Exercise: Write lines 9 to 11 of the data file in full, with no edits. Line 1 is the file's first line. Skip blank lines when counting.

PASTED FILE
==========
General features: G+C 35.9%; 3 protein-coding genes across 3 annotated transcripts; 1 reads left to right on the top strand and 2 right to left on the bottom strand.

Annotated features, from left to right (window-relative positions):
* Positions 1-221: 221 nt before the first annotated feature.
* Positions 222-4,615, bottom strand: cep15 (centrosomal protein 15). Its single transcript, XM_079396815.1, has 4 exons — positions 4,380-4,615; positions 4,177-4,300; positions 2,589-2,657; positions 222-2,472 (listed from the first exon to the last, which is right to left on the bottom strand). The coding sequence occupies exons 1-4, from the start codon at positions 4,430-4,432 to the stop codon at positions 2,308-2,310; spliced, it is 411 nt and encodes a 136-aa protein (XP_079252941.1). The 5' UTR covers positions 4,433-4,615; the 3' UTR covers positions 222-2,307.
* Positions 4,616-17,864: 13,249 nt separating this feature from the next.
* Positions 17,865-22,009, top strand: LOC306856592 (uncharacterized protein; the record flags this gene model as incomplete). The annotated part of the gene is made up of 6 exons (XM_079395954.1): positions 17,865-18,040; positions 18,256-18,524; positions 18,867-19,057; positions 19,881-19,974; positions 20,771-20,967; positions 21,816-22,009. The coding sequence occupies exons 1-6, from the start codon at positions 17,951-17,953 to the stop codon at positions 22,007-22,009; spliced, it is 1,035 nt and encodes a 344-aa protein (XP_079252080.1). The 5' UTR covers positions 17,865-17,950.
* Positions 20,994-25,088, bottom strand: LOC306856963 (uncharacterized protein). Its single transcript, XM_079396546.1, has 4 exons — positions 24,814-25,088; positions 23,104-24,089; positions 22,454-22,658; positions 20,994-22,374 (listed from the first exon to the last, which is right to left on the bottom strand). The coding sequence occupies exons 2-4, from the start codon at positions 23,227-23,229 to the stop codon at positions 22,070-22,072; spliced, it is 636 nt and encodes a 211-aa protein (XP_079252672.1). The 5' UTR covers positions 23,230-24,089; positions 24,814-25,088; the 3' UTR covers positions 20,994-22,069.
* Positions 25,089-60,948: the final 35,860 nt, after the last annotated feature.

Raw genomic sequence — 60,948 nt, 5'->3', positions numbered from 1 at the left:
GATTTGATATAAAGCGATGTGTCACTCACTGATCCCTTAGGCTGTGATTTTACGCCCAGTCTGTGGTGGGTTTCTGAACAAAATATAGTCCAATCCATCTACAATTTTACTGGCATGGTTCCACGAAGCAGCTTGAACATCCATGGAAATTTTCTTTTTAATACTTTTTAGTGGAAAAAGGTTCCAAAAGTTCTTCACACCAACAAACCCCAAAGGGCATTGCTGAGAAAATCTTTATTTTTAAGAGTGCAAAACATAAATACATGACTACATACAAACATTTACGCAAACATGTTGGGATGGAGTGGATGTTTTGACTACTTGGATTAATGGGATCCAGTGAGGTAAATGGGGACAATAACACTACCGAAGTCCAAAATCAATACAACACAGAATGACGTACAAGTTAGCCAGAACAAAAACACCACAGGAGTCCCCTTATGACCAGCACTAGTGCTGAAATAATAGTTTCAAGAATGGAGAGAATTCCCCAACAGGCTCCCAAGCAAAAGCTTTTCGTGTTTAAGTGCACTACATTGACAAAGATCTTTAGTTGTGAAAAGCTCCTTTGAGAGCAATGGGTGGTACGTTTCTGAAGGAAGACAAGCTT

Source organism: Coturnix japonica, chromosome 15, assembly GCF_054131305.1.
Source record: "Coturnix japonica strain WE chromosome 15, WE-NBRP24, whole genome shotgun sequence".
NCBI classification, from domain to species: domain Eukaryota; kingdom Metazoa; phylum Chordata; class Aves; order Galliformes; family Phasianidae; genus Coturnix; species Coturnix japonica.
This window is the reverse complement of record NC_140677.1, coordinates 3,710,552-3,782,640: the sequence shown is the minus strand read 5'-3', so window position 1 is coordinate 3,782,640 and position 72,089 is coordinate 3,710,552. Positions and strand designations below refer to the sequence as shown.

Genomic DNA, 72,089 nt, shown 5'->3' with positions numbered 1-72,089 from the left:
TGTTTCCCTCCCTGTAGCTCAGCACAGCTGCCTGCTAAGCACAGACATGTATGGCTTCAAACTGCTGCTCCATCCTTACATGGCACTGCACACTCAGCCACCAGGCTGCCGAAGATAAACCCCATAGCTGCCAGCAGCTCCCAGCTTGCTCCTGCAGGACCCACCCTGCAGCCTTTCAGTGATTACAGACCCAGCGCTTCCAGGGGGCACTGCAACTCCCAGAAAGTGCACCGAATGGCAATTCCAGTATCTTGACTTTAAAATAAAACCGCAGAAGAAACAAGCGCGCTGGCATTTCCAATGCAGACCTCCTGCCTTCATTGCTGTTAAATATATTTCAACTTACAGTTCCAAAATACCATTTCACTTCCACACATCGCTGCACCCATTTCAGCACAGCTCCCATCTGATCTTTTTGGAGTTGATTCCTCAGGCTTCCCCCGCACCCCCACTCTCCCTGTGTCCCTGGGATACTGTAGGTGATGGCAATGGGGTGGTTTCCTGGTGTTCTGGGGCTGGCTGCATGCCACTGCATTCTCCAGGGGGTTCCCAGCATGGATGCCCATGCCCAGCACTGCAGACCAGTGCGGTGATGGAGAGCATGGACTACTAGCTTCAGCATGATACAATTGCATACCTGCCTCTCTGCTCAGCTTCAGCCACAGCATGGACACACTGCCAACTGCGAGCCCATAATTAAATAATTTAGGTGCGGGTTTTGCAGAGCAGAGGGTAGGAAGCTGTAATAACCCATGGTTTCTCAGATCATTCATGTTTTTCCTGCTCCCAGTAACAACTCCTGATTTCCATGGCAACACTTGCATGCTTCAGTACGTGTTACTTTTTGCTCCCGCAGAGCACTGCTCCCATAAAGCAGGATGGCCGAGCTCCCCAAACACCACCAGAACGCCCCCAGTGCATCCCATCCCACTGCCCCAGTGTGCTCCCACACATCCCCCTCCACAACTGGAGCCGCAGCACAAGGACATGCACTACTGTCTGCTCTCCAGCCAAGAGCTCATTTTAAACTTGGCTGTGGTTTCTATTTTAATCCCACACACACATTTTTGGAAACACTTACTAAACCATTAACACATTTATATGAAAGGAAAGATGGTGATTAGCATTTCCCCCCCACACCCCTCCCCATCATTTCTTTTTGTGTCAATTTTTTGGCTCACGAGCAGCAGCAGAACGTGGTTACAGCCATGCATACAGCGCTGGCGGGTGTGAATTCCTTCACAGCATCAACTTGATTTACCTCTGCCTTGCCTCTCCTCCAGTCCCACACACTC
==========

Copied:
Raw genomic sequence — 60,948 nt, 5'->3', positions numbered from 1 at the left:
GATTTGATATAAAGCGATGTGTCACTCACTGATCCCTTAGGCTGTGATTTTACGCCCAGTCTGTGGTGGGTTTCTGAACAAAATATAGTCCAATCCATCTACAATTTTACTGGCATGGTTCCACGAAGCAGCTTGAACATCCATGGAAATTTTCTTTTTAATACTTTTTAGTGGAAAAAGGTTCCAAAAGTTCTTCACACCAACAAACCCCAAAGGGCATTGCTGAGAAAATCTTTATTTTTAAGAGTGCAAAACATAAATACATGACTACATACAAACATTTACGCAAACATGTTGGGATGGAGTGGATGTTTTGACTACTTGGATTAATGGGATCCAGTGAGGTAAATGGGGACAATAACACTACCGAAGTCCAAAATCAATACAACACAGAATGACGTACAAGTTAGCCAGAACAAAAACACCACAGGAGTCCCCTTATGACCAGCACTAGTGCTGAAATAATAGTTTCAAGAATGGAGAGAATTCCCCAACAGGCTCCCAAGCAAAAGCTTTTCGTGTTTAAGTGCACTACATTGACAAAGATCTTTAGTTGTGAAAAGCTCCTTTGAGAGCAATGGGTGGTACGTTTCTGAAGGAAGACAAGCTT

Source organism: Coturnix japonica, chromosome 15, assembly GCF_054131305.1.